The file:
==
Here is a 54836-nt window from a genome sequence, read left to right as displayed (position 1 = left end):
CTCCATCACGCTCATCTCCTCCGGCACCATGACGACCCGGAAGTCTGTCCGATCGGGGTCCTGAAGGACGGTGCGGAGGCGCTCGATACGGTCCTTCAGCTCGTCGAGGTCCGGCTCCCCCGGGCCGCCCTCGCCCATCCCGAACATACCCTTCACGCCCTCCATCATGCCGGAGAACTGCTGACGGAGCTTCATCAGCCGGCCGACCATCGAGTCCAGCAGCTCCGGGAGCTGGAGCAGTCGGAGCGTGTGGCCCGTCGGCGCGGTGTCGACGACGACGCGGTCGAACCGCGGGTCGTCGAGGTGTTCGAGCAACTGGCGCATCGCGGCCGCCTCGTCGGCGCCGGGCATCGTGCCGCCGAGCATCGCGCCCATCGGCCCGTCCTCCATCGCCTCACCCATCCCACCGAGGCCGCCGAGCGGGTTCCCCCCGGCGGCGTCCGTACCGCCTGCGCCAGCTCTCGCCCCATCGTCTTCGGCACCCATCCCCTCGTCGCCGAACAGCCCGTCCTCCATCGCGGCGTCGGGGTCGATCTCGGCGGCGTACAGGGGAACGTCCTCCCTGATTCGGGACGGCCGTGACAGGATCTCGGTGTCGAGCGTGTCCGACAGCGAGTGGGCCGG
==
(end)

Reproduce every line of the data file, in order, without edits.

Here is a 54836-nt window from a genome sequence, read left to right as displayed (position 1 = left end):
CTCCATCACGCTCATCTCCTCCGGCACCATGACGACCCGGAAGTCTGTCCGATCGGGGTCCTGAAGGACGGTGCGGAGGCGCTCGATACGGTCCTTCAGCTCGTCGAGGTCCGGCTCCCCCGGGCCGCCCTCGCCCATCCCGAACATACCCTTCACGCCCTCCATCATGCCGGAGAACTGCTGACGGAGCTTCATCAGCCGGCCGACCATCGAGTCCAGCAGCTCCGGGAGCTGGAGCAGTCGGAGCGTGTGGCCCGTCGGCGCGGTGTCGACGACGACGCGGTCGAACCGCGGGTCGTCGAGGTGTTCGAGCAACTGGCGCATCGCGGCCGCCTCGTCGGCGCCGGGCATCGTGCCGCCGAGCATCGCGCCCATCGGCCCGTCCTCCATCGCCTCACCCATCCCACCGAGGCCGCCGAGCGGGTTCCCCCCGGCGGCGTCCGTACCGCCTGCGCCAGCTCTCGCCCCATCGTCTTCGGCACCCATCCCCTCGTCGCCGAACAGCCCGTCCTCCATCGCGGCGTCGGGGTCGATCTCGGCGGCGTACAGGGGAACGTCCTCCCTGATTCGGGACGGCCGTGACAGGATCTCGGTGTCGAGCGTGTCCGACAGCGAGTGGGCCGG